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VGA to NTSC line-for-line ?

Discussion in 'Electronic Design' started by Peter, Feb 2, 2009.

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  1. Peter

    Peter Guest

    Hi All,

    I am after a converter which does VGA 640x480 to NTSC video.

    There are loads of boxes which do this e.g. this Ebay reference:
    190280908219

    The catch is that I am looking for something which does not replicate
    (or eliminate) any pixels *vertically*.

    This is because this is for displaying TEXT on a product which has an
    NTSC video input which displays on an LCD, and I think that the video
    is mapped onto the LCD pixel for pixel, so if I keep this up in the
    converter box also, I should get the best quality.

    Obviously some lines will be lost because the displayed part of an
    NTSC frame is less than 480 lines...

    Any pointers would be appreciated.
     
  2. Nobody

    Nobody Guest

    It's actually 486 displayed lines (of 525 lines in total), although some
    of those may be not actually be visible (esp. for CRTs).
    The main issue is that NTSC is interlaced, VGA isn't. So VGA will have
    roughly twice the horizontal frequency of NTSC (e.g. 31.46875 kHz for
    [email protected] vs 15.734 kHz for NTSC).

    A simple converter would digitise and store every other input line, then
    display it at half speed. This doesn't actually eliminate lines; you would
    use the even lines from one frame and the odd lines from the next, so each
    line appears in one of the two fields.

    OTOH, most PC video hardware is capable of generating NTSC timings
    directly. The driver probably won't allow it if the card doesn't include
    a "video-out" (composite, S-Video, etc) connector, as VGA monitors
    typically can't handle it.
     
  3. Guest

    Oh wow, that is a problem that's more complicated than it first
    appears.
    Since there are no "pixels" as such in NTSC, the idea of a per-pixel
    mapping in a LCD is ambiguous.
    Even the lines themselves have no real meaning unless the LCD is
    exactly 525 lines (give or take).
    The best you can do is make the text large enough to be legible.
    For example, in the '80s, home computers used TVs as their displays.
    None of them had 80 columns on a TV though.
    The computers with 80 columns either used monochrome monitors with
    NTSC-like syncs but no color information in the video,
    or had dedicated RGBI/CGA-style graphics.
    (I don't include "80 column" software display modes with tiny 4 pixel
    wide fonts on s-video monitors, but that's one way of doing it)
    If you look at the fonts used back then, a low-res computer like a
    VIC-20 used single pixel wide text and it was legible on TVs.
    However, machines like the C64 with 320 pixels horizontally had to use
    fonts with lines two pixels wide.
    You'll have to try the same idea.
    Now modern TVs, even CRT-based TV from less than 10 years ago, use all
    kinds of processing to improve the video.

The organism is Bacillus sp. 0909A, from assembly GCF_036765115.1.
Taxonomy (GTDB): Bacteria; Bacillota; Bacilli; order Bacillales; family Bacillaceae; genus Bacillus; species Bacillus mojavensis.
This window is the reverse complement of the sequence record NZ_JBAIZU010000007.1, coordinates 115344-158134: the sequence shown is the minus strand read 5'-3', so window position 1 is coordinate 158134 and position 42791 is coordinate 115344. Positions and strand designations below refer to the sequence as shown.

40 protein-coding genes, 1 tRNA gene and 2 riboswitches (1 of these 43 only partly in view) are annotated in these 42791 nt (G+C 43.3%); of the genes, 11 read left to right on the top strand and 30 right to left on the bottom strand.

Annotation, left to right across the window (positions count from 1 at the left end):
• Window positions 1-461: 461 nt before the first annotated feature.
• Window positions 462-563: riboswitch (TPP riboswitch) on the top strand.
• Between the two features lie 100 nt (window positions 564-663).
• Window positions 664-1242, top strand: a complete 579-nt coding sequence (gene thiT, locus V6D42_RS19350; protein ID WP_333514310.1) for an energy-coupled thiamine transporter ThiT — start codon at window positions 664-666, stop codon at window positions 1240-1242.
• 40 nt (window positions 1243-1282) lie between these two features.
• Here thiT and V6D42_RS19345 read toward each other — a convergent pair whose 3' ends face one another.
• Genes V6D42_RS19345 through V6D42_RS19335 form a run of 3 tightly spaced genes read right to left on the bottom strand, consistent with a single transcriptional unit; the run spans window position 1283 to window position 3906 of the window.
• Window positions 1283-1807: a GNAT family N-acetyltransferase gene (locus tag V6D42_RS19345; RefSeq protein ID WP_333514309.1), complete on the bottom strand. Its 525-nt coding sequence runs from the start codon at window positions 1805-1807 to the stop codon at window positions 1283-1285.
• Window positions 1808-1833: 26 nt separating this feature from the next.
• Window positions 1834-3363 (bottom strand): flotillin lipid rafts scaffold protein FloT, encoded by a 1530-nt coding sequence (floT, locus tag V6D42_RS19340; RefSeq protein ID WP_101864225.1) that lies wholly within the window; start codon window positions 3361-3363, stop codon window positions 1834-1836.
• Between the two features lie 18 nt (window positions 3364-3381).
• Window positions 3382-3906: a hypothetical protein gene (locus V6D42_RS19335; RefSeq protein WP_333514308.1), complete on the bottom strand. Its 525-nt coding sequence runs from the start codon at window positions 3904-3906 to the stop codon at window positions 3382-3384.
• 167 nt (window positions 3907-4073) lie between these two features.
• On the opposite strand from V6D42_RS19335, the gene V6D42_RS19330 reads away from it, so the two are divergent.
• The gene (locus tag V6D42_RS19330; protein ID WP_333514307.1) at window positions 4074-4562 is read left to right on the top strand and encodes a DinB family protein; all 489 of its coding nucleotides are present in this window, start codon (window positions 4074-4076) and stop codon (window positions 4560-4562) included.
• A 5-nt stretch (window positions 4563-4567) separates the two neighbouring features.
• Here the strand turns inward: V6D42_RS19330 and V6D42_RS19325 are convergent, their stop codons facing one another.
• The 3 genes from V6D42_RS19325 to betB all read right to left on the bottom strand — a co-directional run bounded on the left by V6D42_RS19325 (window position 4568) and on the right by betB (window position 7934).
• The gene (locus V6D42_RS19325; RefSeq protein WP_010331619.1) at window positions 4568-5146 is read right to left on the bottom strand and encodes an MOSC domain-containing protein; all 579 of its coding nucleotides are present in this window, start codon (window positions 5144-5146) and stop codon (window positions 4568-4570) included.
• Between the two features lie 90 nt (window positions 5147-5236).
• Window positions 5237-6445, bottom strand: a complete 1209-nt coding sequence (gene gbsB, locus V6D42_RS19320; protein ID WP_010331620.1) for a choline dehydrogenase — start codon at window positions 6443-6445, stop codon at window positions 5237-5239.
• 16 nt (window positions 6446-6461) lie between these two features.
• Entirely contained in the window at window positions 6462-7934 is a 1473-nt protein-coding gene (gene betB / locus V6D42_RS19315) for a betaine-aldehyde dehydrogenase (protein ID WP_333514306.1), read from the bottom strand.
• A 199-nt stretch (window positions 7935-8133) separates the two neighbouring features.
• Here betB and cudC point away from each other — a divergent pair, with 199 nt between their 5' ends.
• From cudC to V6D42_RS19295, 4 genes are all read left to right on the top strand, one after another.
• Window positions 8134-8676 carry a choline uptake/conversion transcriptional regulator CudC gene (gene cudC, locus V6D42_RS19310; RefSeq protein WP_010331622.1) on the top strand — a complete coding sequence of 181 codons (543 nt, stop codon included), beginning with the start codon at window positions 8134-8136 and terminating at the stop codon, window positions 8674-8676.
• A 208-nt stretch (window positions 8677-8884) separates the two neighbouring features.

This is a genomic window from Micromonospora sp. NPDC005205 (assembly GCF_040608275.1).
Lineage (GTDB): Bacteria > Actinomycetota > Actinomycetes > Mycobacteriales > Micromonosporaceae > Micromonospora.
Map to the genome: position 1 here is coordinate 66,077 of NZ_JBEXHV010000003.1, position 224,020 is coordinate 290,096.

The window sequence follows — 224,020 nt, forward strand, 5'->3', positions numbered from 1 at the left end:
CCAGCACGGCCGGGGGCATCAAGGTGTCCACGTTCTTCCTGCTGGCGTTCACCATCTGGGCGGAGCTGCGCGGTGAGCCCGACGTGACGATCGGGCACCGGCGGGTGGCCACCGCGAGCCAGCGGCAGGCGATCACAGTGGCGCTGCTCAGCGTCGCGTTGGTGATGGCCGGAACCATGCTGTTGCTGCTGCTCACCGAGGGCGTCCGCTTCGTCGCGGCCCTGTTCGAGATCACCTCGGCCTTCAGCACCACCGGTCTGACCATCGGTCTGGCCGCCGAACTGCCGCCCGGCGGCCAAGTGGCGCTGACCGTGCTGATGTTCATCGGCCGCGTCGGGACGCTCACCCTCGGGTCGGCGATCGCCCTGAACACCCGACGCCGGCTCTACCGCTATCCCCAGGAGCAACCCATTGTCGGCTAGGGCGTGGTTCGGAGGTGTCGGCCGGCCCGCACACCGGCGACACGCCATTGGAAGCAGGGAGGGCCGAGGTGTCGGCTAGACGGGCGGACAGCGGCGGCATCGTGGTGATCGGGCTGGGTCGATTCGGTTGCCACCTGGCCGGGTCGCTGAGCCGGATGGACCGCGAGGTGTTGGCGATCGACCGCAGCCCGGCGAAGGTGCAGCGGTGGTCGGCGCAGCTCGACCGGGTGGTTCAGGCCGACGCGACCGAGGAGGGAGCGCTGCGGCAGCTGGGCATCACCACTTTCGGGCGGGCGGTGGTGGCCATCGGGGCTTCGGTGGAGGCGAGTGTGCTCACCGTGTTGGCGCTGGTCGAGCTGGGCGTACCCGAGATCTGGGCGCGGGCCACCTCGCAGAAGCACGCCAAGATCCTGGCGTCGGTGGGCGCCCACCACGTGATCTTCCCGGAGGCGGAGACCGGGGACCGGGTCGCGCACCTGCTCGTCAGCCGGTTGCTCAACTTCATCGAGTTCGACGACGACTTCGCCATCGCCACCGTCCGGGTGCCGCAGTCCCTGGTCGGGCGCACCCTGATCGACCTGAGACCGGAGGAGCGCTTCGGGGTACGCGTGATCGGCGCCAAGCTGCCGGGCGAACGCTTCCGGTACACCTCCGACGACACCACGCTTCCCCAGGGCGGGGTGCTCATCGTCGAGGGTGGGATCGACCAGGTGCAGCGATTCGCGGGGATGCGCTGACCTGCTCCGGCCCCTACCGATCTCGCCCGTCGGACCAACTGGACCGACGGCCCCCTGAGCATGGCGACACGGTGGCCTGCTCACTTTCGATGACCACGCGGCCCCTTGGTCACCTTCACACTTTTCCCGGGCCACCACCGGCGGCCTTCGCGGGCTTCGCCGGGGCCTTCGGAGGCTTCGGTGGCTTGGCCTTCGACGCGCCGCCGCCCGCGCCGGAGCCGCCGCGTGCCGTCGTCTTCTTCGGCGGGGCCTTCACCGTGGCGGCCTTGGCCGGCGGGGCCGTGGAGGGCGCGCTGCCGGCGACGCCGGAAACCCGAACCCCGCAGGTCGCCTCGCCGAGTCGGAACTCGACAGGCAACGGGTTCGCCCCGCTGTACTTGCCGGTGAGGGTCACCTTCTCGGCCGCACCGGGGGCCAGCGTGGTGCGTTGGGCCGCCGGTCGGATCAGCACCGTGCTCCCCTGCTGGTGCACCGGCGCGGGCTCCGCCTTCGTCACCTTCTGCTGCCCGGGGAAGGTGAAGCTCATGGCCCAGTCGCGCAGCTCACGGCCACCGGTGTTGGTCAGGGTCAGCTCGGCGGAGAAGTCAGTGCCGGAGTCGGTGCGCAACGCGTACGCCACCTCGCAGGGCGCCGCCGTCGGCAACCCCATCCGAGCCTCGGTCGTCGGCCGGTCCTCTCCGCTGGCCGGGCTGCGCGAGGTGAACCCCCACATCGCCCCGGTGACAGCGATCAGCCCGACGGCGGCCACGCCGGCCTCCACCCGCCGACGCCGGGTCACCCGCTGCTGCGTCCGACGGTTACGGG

Lots of sharpening and DSP magic lets my clunky old 27 inch Wega
    display re-scaled 800x600 (from my PC) almost as clearly as 800x600 on
    a monitor.
    But this won't happen with a small LCD or less-evolved tube TV.

    Now as the other poster mentioned, since VGA is progressive, you'll
    lose pixels in time. No way around that.
    Unless you're scrolling fine text, it shouldn't be a problem.

    Maybe your problem could be solved easier with a LCD display with a
    dedicated input with true per-pixel graphics.
    But that's a whole 'nother kettle of fish.
     
  4. Peter

    Peter Guest

    wrote
    I am quite happy to lose lines to make this work 1:1 in the vertical
    direction.

    Certainly I am not going to be building anything, because for a start
    the line frequencies are different. This job needs a proper frame
    buffer - just like the $50 boxes which are all over Ebay. They are all
    seemingly based on the same chip - in the same way that all the RGB to
    USB converters use a particular chip made by Philips (which has 3
    9-bit A-D converters, etc).

    I just wondered if any of these VGA-NTSC converters have the
    capability to do a vertically-direct pixel translation. This should be
    easy.
     
  5. JosephKK

    JosephKK Guest

    I have an old box from avermedia (an averkey imicro, KOC3) that
    converts VGA, SVGA, and XGA to NTSC. I can't vouch for line for line,
    but it works.
     
  6. Rich Grise

    Rich Grise Guest

    I was wondering about that - apparently NTSC is good for 486 lines
    displayed, so should cover 640x480 VGA.
    http://en.wikipedia.org/wiki/NTSC#Technical_details

    Cheers!
    Rich
     
  7. Jasen Betts

    Jasen Betts Guest

    set your VGA to run at the NTSC frame rate, and then use an RGB to
    NTSC converter, or get a VGA with a composite output.
     
  8. Greegor

    Greegor Guest

    Peter, I am curious as to why they made the LCD
    to use NTSC input? What were they thinking?

    What did they intend it to be connected to?
    Have you tried feeding Composite NTSC
    from an old VCR into it?
    Does it just throw away the parts of the NTSC signal
    it doesn't use?

    Are these LCD's available cheap on some surplus market?
    Got a lead?
     
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